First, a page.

Today divorce has become quite trendy. You can rarely find anyone who hasn’t been affected by the exhausting paperwork and unbearable expenses associated with divorce. Even the nicest relationships may be tested by the demands and difficulties of the divorce process. But what if it doesn’t have to cost much time and money? The best way to get divorced fast and painlessly is to file for an uncontested divorce. To apply for divorce in Kentucky, you don’t even have to leave the house anymore; several clicks separate you from your trouble-free life.
This simple step-by-step guide will help you get through that seemingly complicated divorce process.
Step 1. Agree on everything that may become a problem before going to court.
For some couples, it may be impossible to agree on each and every issue. Unless you are ready to spend endless hours arguing who gets what, consider discussing property division and spousal support beforehand. If possible, try to split up your shared property and assets. Another thing to work out is child custody: keep your child’s best interests in mind when negotiating custody agreements and figure out the best option possible for them to have a healthy environment at home.
Step 2. Define your grounds for divorce.
In Kentucky, your marriage being irretrievably damaged is a good enough reason to file for a divorce. It is considered a “no-fault” ground, which is the easiest to deal with in a dissolution of marriage. Still, you need to remember that you and your spouse may live under the same roof but mustn’t be engaged in any sexual relations for 60 days.
Residence also matters – filing for divorce in Kentucky, you will have to sign a sworn statement that you have lived in Kentucky for the past 180 days.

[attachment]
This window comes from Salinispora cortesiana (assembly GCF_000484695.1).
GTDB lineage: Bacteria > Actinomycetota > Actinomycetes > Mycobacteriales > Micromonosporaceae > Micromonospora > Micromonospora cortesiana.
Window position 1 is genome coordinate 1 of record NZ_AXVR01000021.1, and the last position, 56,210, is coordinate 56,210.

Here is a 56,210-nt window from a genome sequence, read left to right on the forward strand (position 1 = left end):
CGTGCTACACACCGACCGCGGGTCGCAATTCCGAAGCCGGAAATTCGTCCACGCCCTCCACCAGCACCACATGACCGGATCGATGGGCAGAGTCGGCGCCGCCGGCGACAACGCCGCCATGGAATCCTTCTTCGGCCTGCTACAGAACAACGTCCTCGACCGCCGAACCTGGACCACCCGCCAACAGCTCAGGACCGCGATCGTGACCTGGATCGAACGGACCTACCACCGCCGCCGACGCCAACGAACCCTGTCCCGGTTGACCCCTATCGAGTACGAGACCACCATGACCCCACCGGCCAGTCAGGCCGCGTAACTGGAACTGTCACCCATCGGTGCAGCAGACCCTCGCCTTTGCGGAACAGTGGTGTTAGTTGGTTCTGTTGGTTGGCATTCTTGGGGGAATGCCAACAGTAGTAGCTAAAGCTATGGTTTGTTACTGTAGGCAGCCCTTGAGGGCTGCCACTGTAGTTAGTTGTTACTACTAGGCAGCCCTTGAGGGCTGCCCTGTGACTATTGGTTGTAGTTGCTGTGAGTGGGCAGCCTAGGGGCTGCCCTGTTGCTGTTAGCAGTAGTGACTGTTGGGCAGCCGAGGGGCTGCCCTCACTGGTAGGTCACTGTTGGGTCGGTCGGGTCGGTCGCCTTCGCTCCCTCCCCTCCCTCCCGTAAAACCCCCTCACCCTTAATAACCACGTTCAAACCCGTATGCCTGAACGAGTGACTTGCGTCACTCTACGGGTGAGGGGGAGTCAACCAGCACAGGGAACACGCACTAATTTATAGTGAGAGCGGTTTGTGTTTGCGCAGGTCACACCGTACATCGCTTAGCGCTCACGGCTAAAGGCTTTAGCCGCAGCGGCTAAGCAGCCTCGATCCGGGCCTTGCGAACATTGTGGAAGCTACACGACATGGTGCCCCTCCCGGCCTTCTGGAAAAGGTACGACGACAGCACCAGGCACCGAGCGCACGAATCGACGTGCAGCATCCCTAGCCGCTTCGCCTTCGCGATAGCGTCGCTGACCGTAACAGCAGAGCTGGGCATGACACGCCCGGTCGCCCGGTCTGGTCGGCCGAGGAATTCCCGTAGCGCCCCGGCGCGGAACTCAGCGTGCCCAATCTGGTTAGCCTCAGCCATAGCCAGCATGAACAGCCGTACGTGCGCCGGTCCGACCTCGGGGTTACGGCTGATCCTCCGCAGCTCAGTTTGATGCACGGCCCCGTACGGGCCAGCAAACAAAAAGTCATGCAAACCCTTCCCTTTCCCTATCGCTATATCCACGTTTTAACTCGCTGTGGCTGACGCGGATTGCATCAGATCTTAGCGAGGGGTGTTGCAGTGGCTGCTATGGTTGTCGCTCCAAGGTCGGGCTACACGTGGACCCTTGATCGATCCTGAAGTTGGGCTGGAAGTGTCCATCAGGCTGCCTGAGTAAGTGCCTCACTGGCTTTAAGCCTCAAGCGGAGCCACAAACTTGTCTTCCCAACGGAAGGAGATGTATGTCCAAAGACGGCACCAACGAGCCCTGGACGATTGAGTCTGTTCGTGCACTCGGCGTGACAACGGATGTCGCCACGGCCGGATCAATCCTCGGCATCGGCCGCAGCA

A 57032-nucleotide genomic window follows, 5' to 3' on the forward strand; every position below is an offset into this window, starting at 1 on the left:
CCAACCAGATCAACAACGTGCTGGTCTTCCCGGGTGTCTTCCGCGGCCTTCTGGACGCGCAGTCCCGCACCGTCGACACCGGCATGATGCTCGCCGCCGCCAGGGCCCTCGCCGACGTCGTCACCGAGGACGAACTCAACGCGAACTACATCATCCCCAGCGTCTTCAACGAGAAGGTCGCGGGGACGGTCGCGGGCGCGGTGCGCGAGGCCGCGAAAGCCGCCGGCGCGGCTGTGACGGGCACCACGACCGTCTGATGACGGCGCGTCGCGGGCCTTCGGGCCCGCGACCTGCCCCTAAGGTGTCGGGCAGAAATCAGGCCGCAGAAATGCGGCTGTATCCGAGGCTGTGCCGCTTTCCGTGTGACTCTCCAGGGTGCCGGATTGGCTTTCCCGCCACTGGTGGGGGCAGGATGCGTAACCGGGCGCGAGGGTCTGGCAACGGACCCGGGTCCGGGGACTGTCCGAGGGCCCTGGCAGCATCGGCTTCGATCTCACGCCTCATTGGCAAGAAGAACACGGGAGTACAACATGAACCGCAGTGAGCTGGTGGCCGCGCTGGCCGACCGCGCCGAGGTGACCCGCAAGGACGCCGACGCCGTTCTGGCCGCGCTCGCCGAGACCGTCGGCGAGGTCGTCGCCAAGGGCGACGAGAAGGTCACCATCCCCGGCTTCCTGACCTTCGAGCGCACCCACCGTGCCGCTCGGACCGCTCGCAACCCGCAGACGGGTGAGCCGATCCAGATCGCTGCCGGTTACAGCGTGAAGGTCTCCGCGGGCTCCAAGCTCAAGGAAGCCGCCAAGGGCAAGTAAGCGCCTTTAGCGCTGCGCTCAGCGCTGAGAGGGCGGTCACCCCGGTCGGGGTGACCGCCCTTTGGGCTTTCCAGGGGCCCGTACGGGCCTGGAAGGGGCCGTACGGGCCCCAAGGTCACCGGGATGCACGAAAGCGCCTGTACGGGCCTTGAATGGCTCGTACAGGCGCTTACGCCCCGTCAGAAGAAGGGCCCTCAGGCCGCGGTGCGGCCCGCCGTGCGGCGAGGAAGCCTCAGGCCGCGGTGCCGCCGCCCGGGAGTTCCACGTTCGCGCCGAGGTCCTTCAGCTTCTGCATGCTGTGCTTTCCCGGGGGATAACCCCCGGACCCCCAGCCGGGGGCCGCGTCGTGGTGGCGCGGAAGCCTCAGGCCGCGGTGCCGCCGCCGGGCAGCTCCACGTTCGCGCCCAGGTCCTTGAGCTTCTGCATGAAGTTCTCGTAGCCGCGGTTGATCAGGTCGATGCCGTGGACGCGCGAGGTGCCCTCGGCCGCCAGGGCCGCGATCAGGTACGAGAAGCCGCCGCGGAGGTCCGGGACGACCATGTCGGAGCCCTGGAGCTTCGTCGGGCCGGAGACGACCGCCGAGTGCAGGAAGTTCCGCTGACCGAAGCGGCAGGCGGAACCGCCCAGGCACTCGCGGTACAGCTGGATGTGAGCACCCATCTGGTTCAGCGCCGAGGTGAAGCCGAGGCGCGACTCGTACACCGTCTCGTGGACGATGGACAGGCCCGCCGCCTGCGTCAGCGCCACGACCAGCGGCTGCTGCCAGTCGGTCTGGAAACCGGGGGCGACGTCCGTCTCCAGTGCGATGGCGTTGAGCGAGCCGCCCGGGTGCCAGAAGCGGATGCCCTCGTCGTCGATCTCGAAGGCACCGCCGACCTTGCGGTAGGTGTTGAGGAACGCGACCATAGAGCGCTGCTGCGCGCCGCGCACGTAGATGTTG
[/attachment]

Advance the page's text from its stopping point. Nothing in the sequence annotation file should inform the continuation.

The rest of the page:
Step 3. Prepare your forms.
Before initiating the divorce process, make sure you have prepared all the appropriate forms.
The petitioner (the initiator of the divorce) in Kentucky needs to file the following forms:
- the summons and petition for divorce,
- the case data information sheet, and
- the certificate of divorce.
You have three options for completing the paperwork: contact the clerk at the court to get the forms and do it yourself, use online divorce services, or hire an attorney.
The easiest option for completing the forms is to get assistance online. Internet divorce will save you a fair amount of time and money because you can do it yourself without attorneys.
Step 4. File your forms and serve your papers.
Make sure to make two copies of each document, one for you and one for your spouse. The originals must be filed with the court. You will need to pay a fee when filing with the court. If you can’t afford the fee, you can apply to waive the filing fees. The fee will vary depending on the county.
According to Kentucky law, the petitioner has a maximum of 45 days after filing to serve the documents on the respondent. If you don’t serve the papers within 45 days, the clerk of court will dismiss your case, and you’ll have to start the divorce process over.
There are a few options to serve your spouse in Kentucky:
- County Sheriff
- Private Process Server
- Via registered mail
After you serve the divorce papers, get ready to finalize your divorce.
Step 5. Finalize your divorce.
Kentucky has a mandatory waiting period of 60 days from the date of the initial filing or if you don’t have children, from the date of separation. When the waiting period is completed, you are finally divorced.
If every step is accurately followed, you will be divorced in no more than 60 days. To avoid any confusion and stress, you should seek online assistance as it may significantly simplify the divorce process for you and your spouse.
Frequently asked questions:
- Do I need an attorney to file a divorce?
Actually, no. Today you don’t have to find an attorney and pay their fees as you can easily get help online. Online assistance will not cost much and will free you from many unnecessary hassles, such as searching for the right forms and filling unrequested ones.
- Can the court divide the property?
Yes, if you and your spouse don’t have any agreements, the court will divide marital property and debts. Usually, the division is made according to the 50/50 model.
- What will happen to the children?
The court will issue custody and decide on visitation and child support if there are children in the marriage. However, you can still consider existing parenting plans and custody agreements so that you will be able to work it out with your spouse before appearing in court.
- Can I file for a divorce if my spouse is in the military?
Yes, you can still file for a divorce, but remember that getting a divorce may take a bit more time if your spouse is on active duty and can’t be present at the hearings.